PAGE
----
Every Tuesday, Thursday and Saturday, I trek from my home in Sterling, VA to the Occoquan reservoir to row (sweep rowing - long skinny boats like you see in the Olympics) with the Northern Virginia Rowing Club (NVRC). Normally, I listen to tunes on my Zune, but for some reason yesterday, I decided to listen to Channel 167 (America Left) on XM Radio.
Boy, am I glad I did.
More over the fold.
Yesterday on the Thom Hartman show, Thom was broadcasting from Germany. He was in Germany attending a funeral, and took the opportunity to speak to some Americans who now lived in Germany about their health care. I have to say, for me, that it was eye-opening. Some of the significant things I learned were:
Germany has had public health care for over 100 years.
They have two options for insurance - public and private
All public health insurance companies are non-profit (and heavily regulated)
You can get private insurance that does get you better care, but it is also heavily regulated.
They have a small co-pay which was put into effect because hypo-hypochondriacs were abusing the system.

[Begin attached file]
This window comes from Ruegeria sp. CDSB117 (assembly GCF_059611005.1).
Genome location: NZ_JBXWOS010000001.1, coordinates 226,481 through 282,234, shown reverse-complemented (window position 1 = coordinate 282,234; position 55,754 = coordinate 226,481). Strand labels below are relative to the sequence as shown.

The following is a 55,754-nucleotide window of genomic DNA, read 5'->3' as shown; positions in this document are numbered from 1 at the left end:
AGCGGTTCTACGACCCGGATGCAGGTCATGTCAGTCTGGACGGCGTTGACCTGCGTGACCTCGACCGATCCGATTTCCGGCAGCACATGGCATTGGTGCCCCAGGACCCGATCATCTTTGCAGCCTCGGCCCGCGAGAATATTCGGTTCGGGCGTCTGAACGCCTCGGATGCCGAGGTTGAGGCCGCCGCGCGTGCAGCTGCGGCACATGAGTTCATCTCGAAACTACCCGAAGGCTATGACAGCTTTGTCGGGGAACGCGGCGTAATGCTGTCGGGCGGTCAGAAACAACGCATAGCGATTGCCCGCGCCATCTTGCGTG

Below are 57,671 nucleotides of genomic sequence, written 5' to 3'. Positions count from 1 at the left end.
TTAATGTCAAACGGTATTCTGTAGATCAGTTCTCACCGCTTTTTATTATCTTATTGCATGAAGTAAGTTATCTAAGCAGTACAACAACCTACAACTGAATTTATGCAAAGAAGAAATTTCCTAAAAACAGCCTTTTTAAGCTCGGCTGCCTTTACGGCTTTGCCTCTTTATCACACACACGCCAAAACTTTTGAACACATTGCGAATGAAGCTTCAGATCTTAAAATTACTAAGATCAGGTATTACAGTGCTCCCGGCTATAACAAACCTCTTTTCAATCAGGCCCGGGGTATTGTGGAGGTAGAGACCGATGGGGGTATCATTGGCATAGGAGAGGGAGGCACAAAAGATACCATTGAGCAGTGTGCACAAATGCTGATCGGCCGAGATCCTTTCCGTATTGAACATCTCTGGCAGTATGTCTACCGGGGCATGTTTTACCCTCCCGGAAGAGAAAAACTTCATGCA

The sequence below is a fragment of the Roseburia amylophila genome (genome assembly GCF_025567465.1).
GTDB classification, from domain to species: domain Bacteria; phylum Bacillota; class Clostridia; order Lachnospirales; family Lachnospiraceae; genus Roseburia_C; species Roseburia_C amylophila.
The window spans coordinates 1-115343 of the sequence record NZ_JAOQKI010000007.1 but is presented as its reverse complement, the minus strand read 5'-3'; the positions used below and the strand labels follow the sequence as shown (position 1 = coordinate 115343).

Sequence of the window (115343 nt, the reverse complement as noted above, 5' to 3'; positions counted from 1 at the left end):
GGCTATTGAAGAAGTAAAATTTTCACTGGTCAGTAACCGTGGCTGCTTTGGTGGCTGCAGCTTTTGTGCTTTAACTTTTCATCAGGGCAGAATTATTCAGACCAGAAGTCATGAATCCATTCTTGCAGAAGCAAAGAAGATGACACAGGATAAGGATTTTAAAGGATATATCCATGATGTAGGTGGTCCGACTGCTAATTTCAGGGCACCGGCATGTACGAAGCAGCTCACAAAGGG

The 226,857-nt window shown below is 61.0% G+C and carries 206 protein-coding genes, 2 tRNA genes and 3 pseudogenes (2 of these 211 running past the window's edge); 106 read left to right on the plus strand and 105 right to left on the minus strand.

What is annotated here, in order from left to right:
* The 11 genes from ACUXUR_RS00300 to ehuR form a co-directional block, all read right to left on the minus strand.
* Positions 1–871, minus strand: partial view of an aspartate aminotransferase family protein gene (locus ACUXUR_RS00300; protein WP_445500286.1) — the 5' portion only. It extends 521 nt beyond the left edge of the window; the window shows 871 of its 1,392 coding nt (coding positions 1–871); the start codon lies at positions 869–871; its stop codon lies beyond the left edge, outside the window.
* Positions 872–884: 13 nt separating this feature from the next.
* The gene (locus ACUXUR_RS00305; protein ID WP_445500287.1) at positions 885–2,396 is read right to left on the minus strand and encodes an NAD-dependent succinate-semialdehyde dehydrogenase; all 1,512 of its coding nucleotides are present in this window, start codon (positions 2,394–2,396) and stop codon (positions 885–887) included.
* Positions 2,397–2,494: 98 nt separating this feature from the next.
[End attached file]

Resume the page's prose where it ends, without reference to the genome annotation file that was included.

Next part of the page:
The insurance companies tend to be grouped by the people they are insuring and the rates differ based on who they are insuring (i.e. insurance for mothers with children more costly than single without). Again, rates and care heavily regulated.
Citizens can switch health care providers.
Unemployed workers continue to receive health care out of the unemployment benefits
Health care is 15% of a person's salary. Employer pays 7% (I believe - not sure of the actual breakdown). Self-employed pay entire 15%.
Cost of healthcare is capped (I forget the amount, but there is a maximum that you'll pay regardless of salary.
Did I mention that the Health care companies were non-profit and highly regulated.
Now, other than the health care company executives that are making millions of dollars, and our "representatives" that are receiving $s from those companies, who could possibly be opposed to such a system? Why do American politicians feel that they have to re-make health care when there are many, good, working examples.
You can subscribe to Thom's blogs for a fee, I'm trying to find a link or a transcript to include in the diary. If I find something, I'll post it.